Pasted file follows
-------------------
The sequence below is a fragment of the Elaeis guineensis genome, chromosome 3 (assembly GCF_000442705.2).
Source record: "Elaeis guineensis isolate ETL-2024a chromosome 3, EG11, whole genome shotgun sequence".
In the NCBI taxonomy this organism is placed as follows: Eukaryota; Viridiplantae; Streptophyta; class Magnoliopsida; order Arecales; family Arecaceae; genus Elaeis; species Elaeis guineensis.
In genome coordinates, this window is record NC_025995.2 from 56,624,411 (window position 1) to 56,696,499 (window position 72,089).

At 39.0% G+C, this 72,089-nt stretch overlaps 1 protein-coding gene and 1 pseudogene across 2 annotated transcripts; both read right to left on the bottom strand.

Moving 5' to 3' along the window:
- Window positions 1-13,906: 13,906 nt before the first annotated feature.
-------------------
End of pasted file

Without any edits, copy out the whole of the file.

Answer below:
The sequence below is a fragment of the Elaeis guineensis genome, chromosome 3 (assembly GCF_000442705.2).
Source record: "Elaeis guineensis isolate ETL-2024a chromosome 3, EG11, whole genome shotgun sequence".
In the NCBI taxonomy this organism is placed as follows: Eukaryota; Viridiplantae; Streptophyta; class Magnoliopsida; order Arecales; family Arecaceae; genus Elaeis; species Elaeis guineensis.
In genome coordinates, this window is record NC_025995.2 from 56,624,411 (window position 1) to 56,696,499 (window position 72,089).

At 39.0% G+C, this 72,089-nt stretch overlaps 1 protein-coding gene and 1 pseudogene across 2 annotated transcripts; both read right to left on the bottom strand.

Moving 5' to 3' along the window:
- Window positions 1-13,906: 13,906 nt before the first annotated feature.